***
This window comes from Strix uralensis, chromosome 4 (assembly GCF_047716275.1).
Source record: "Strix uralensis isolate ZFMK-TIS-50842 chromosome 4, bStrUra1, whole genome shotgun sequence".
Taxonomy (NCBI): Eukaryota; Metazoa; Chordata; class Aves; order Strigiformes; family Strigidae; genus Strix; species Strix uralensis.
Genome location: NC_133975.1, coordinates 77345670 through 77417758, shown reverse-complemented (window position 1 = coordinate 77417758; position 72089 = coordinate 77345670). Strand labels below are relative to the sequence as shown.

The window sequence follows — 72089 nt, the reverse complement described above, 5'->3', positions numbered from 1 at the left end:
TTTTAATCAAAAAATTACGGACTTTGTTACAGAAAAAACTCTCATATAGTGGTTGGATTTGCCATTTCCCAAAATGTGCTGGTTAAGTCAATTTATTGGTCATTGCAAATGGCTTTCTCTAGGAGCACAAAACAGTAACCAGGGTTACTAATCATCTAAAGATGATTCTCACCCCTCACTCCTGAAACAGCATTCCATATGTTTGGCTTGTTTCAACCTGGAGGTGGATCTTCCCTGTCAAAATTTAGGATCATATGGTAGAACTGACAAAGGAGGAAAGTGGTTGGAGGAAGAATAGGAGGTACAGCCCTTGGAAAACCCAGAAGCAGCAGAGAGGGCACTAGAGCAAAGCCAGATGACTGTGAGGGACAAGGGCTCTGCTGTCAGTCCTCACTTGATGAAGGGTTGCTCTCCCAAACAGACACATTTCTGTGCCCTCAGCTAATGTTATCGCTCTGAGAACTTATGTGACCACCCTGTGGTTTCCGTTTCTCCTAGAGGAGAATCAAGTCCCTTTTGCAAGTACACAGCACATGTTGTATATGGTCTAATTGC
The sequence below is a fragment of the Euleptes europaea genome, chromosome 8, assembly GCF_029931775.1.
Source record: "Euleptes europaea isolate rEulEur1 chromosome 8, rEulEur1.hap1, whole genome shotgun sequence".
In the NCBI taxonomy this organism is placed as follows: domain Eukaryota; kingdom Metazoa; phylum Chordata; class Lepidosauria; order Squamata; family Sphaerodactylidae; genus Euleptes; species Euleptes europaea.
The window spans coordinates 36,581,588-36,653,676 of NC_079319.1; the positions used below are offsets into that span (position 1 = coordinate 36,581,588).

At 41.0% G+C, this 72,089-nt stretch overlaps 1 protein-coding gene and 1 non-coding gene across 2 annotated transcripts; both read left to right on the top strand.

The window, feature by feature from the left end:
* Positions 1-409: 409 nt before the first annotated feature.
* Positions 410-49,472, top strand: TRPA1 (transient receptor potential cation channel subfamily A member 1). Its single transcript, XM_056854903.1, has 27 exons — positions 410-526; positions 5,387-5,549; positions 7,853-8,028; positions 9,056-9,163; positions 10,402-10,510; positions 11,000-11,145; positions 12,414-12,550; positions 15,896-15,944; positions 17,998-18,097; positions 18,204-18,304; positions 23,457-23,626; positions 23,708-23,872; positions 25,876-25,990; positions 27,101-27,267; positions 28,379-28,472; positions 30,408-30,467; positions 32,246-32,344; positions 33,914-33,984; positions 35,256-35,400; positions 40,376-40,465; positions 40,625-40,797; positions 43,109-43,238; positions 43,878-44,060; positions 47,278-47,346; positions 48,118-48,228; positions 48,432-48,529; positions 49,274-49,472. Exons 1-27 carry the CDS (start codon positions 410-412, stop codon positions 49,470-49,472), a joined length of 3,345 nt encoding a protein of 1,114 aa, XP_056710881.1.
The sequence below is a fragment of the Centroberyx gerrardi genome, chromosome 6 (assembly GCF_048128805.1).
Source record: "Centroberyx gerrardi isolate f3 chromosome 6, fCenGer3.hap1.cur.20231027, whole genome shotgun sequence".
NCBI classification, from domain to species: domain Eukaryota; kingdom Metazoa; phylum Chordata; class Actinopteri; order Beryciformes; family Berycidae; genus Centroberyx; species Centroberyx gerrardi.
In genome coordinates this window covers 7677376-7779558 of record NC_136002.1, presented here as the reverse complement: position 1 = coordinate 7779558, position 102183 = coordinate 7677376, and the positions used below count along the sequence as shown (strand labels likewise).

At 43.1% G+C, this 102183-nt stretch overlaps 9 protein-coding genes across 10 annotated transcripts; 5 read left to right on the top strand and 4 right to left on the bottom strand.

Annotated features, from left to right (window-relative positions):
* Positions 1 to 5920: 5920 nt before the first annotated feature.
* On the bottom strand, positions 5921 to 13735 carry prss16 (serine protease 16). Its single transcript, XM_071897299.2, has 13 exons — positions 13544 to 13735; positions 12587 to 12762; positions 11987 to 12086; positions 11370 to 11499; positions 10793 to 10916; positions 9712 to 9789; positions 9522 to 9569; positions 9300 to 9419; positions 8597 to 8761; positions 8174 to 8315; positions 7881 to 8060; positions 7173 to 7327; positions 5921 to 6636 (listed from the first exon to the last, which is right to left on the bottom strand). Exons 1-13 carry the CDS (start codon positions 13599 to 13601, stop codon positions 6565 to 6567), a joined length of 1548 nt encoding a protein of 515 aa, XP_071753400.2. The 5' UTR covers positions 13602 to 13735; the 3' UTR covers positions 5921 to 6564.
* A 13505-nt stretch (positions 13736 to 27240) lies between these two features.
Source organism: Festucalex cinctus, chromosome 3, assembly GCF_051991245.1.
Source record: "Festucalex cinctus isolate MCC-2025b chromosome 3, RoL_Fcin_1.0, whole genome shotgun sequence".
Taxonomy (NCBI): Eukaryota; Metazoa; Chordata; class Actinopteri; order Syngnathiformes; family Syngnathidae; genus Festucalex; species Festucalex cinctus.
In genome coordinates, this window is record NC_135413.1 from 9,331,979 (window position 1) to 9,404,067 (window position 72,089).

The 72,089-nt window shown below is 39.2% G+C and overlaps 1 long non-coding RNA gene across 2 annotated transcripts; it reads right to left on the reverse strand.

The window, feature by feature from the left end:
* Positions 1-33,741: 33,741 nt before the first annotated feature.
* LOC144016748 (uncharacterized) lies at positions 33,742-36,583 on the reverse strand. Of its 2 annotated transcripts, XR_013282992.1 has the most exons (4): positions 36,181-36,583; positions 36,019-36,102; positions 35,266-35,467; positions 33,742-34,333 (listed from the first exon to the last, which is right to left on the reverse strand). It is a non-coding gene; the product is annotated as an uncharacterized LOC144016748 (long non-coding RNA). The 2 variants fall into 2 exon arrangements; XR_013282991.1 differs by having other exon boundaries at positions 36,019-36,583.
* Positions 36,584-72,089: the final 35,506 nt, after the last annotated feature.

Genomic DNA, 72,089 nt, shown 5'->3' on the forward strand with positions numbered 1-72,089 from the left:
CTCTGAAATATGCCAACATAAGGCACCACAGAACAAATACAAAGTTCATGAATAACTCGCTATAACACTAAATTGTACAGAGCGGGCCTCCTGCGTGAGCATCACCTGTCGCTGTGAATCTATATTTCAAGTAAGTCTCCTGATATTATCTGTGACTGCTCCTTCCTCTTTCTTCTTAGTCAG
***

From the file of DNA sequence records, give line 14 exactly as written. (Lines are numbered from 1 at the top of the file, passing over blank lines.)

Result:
* Positions 410-49,472, top strand: TRPA1 (transient receptor potential cation channel subfamily A member 1). Its single transcript, XM_056854903.1, has 27 exons — positions 410-526; positions 5,387-5,549; positions 7,853-8,028; positions 9,056-9,163; positions 10,402-10,510; positions 11,000-11,145; positions 12,414-12,550; positions 15,896-15,944; positions 17,998-18,097; positions 18,204-18,304; positions 23,457-23,626; positions 23,708-23,872; positions 25,876-25,990; positions 27,101-27,267; positions 28,379-28,472; positions 30,408-30,467; positions 32,246-32,344; positions 33,914-33,984; positions 35,256-35,400; positions 40,376-40,465; positions 40,625-40,797; positions 43,109-43,238; positions 43,878-44,060; positions 47,278-47,346; positions 48,118-48,228; positions 48,432-48,529; positions 49,274-49,472. Exons 1-27 carry the CDS (start codon positions 410-412, stop codon positions 49,470-49,472), a joined length of 3,345 nt encoding a protein of 1,114 aa, XP_056710881.1.